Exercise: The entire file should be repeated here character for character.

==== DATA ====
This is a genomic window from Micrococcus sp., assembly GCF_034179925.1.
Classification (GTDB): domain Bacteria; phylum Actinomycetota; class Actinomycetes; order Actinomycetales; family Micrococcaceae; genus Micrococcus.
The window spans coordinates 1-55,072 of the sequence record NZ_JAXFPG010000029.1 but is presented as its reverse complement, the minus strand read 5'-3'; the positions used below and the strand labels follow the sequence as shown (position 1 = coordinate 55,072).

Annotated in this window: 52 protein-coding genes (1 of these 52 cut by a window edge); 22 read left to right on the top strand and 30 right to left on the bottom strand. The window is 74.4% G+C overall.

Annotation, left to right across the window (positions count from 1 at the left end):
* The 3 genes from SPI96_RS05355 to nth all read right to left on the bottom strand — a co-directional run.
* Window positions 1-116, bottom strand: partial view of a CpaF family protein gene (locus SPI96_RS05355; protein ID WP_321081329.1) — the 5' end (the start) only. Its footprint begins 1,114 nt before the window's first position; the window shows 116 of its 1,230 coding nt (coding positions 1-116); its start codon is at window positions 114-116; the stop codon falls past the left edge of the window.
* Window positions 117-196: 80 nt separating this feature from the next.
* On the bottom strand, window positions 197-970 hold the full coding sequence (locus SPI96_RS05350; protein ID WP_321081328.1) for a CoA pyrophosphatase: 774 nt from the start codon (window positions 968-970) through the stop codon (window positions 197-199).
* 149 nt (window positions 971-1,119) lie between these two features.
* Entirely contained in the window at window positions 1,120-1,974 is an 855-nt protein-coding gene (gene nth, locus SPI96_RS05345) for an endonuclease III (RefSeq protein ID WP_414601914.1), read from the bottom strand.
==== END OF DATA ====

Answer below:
This is a genomic window from Micrococcus sp., assembly GCF_034179925.1.
Classification (GTDB): domain Bacteria; phylum Actinomycetota; class Actinomycetes; order Actinomycetales; family Micrococcaceae; genus Micrococcus.
The window spans coordinates 1-55,072 of the sequence record NZ_JAXFPG010000029.1 but is presented as its reverse complement, the minus strand read 5'-3'; the positions used below and the strand labels follow the sequence as shown (position 1 = coordinate 55,072).

Annotated in this window: 52 protein-coding genes (1 of these 52 cut by a window edge); 22 read left to right on the top strand and 30 right to left on the bottom strand. The window is 74.4% G+C overall.

Annotation, left to right across the window (positions count from 1 at the left end):
* The 3 genes from SPI96_RS05355 to nth all read right to left on the bottom strand — a co-directional run.
* Window positions 1-116, bottom strand: partial view of a CpaF family protein gene (locus SPI96_RS05355; protein ID WP_321081329.1) — the 5' end (the start) only. Its footprint begins 1,114 nt before the window's first position; the window shows 116 of its 1,230 coding nt (coding positions 1-116); its start codon is at window positions 114-116; the stop codon falls past the left edge of the window.
* Window positions 117-196: 80 nt separating this feature from the next.
* On the bottom strand, window positions 197-970 hold the full coding sequence (locus SPI96_RS05350; protein ID WP_321081328.1) for a CoA pyrophosphatase: 774 nt from the start codon (window positions 968-970) through the stop codon (window positions 197-199).
* 149 nt (window positions 971-1,119) lie between these two features.
* Entirely contained in the window at window positions 1,120-1,974 is an 855-nt protein-coding gene (gene nth, locus SPI96_RS05345) for an endonuclease III (RefSeq protein ID WP_414601914.1), read from the bottom strand.